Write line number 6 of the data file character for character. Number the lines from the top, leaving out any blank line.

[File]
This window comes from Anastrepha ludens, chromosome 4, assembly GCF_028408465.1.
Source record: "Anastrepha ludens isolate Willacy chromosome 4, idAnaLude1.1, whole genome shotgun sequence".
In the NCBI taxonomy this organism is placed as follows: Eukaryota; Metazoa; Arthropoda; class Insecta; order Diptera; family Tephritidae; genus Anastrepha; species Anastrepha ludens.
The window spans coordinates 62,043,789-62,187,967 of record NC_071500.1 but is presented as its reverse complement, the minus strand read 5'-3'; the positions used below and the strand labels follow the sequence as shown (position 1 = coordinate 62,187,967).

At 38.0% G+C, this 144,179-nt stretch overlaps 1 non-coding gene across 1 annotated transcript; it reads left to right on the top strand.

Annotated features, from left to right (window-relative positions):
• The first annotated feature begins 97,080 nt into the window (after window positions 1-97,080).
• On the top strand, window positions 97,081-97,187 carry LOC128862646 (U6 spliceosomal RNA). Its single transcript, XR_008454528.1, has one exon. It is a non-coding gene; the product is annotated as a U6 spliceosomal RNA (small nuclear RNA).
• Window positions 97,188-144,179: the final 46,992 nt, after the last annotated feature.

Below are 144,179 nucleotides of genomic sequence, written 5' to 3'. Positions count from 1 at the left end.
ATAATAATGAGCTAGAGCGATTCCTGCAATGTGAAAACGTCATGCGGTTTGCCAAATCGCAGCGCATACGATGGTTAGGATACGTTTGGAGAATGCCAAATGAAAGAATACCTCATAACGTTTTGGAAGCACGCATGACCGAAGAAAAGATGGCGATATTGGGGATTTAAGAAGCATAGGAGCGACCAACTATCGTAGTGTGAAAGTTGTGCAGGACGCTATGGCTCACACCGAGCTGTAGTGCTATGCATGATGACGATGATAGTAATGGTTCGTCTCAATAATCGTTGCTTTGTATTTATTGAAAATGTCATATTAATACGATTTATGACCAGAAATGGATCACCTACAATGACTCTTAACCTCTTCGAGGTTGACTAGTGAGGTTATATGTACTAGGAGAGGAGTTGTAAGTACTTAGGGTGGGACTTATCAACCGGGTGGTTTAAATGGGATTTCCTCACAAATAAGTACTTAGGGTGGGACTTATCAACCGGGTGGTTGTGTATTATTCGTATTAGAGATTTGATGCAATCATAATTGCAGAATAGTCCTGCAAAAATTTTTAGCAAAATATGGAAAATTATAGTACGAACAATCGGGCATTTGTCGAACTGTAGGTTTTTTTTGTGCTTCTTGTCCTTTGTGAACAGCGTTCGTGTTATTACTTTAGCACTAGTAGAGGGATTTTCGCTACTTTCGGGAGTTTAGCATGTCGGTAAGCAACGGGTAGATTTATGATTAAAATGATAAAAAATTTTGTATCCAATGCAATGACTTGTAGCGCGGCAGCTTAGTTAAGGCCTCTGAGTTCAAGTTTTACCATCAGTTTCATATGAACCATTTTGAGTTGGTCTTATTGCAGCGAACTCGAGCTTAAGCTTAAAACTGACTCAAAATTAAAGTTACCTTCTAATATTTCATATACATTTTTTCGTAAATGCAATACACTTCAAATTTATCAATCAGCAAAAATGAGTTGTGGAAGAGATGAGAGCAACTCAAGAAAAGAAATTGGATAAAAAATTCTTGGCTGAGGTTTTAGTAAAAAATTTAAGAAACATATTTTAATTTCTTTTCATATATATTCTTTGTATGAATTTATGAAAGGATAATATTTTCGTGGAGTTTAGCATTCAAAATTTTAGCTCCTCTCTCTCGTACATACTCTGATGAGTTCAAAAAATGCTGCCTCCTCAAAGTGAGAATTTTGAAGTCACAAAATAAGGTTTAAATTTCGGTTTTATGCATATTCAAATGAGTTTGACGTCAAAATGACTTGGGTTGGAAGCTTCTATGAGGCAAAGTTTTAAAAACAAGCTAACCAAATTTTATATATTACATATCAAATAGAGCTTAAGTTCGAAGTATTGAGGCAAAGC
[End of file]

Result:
Annotated features, from left to right (window-relative positions):